***NOTE: This Q-Shack location is now out of business.***
Sunday Morning Coming Down
Probably every barbecue lover has been faced with this dilemma: It’s Sunday and the hankering for barbecue strikes, but all the good local joints are closed. Do you a) go against your primal instinct to hunt ‘cue and eat something else, b) go to a second rate joint to get your fix, or c) drive the 1.5 hours required to reach a good joint open on Sundays? Unfortunately, I chose option b) a couple weeks ago and got just what I deserved from the Q Shack, a lousy meal.
My wife, Mrs. LeSwine, and I had a friend in town and she wanted to eat some ‘cue before heading home the next morning. Instead of just explaining that the few good joints in the Triangle are closed Sundays, we decided to try out the Carrboro Q Shack (complete with its too-clever motto, “BBQ Tender as a Mother’s Love”).
Just Don’t Order The Pork…
I’ve eaten at Durham’s Original Q Shack several times and have always been fine with their brisket and other non-NC ‘cue offerings, although I’ve never been wowed. The Carrboro Q Shack is part of a small regional chain with locations in Raleigh’s suburban-trendy North Hills and in Charlotte, as well as limited-menu locations on Duke and UNC’s campus and elsewhere, and is under completely separate ownership from Durham’s Original Q Shack. The menus are close to identical but Durham seems to be doing things better, at least judging from my visits. Still, even if you visit Durham’s Original Q Shack I suggest you steer clear of the NC ‘cue and stick to the other stuff. The owner of the Durham location has Texas roots and it shows in the difference between his solid preparation of brisket and other Texas dishes compared to the mediocre NC ‘cue. Anyway, I figured the Carrboro location would be at least as good as Durham. I was wrong.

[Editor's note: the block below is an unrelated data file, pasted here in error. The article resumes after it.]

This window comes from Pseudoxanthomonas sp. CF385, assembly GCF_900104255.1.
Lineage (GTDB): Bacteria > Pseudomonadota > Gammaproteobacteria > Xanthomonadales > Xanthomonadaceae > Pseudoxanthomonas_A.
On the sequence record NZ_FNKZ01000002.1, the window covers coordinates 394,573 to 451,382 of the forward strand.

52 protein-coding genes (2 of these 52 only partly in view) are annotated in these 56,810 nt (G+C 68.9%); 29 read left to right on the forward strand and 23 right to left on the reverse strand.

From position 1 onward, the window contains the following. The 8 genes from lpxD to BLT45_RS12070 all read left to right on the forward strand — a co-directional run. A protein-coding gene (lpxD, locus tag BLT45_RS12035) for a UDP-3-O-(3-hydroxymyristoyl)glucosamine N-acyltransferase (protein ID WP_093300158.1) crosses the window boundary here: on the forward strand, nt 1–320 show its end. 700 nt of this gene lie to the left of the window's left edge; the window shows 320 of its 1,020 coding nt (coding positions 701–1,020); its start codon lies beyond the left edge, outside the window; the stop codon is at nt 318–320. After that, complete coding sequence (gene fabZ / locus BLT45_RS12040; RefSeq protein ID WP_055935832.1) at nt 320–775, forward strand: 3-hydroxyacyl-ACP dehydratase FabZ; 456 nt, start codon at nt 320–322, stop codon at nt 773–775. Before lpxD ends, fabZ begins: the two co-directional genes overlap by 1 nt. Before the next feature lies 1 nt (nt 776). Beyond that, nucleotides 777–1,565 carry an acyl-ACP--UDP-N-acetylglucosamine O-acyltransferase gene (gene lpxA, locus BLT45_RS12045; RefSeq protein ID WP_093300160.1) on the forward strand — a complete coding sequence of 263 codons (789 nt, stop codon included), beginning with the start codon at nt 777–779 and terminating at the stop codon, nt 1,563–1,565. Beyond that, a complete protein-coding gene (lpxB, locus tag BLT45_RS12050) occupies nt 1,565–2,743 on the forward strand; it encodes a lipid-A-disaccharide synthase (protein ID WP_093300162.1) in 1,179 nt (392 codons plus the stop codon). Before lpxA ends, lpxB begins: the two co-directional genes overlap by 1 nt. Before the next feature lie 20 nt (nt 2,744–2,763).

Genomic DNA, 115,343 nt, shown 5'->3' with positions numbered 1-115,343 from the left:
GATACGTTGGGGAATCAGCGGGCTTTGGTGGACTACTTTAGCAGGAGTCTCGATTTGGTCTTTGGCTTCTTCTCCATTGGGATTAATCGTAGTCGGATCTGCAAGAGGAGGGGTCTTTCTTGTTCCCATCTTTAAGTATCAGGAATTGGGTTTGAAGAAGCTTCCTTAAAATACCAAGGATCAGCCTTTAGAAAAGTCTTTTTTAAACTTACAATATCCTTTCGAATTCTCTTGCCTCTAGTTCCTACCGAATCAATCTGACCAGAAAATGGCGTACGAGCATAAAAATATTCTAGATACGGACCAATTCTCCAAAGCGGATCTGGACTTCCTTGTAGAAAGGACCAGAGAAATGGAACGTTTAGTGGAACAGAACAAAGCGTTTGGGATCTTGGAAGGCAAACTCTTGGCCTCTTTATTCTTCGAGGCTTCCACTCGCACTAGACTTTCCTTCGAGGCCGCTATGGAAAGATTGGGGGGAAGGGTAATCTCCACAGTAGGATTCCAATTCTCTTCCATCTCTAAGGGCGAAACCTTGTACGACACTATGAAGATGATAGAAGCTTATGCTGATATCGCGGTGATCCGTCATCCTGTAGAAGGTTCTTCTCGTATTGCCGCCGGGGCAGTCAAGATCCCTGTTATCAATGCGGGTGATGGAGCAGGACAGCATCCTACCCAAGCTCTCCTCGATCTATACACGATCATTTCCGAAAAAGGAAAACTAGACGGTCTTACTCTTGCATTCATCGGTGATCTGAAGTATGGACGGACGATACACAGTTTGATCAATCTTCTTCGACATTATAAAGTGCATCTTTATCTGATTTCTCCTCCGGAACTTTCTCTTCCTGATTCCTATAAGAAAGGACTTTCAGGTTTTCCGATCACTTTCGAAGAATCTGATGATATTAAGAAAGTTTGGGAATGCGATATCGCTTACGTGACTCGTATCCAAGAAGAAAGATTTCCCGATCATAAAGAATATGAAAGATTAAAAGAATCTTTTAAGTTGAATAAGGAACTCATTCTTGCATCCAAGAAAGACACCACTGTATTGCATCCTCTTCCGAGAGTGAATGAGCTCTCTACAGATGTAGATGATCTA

I ordered the “pulled pork,” which appears to be an attempt at making NC barbecue. However, as readers of this site may recognize, the phrase “pulled pork” is a dead giveaway that these people wouldn’t know pit-cooked NC barbecue (which is chopped, not pulled) from a hole in the ground. The pork was simply not good–it was bland, inconsistently cooked and watery as if from sitting on a steam table. The mediocre pseudo-Lexington style dip at the table could not possibly add enough flavor to overcome the bad swine. Alas, I resorted to squirting on a dollop of the pretty good Texas-style sauce available at the table. This is usually a cardinal sin, but the pork needed a Texas size cover-up.
…Or Anything Else
Was the rest of the menu much better? Well, it wouldn’t matter if it was, not for this website or this review. But if you’re curious, no. According to their website, “the Q Shack is the one place where North Carolinians, Texans and even Mid-Westerners feel right at home with versions of their down home favorites.” Well, our party had two midwesterners and two North Carolinians and none of us enjoyed our meal.
Our visitor from the midwest said, and I quote, “I’ve had better brisket in Wisconsin.” Ouch. The brisket was overdone on the dry side and not very tender. The mac and cheese was good, with some spice to it. The slaw looked good, what with the shredded purple cabbage and carrot involved, but was just average. And the collards, usually a safe bet, were bitter from being undercooked and featured several whole unchopped collard leaves. Sloppy kitchen prep. The hush puppies were a welcome respite, though they were overdone and overgreasy.
So much for Sunday barbecue in the Triangle.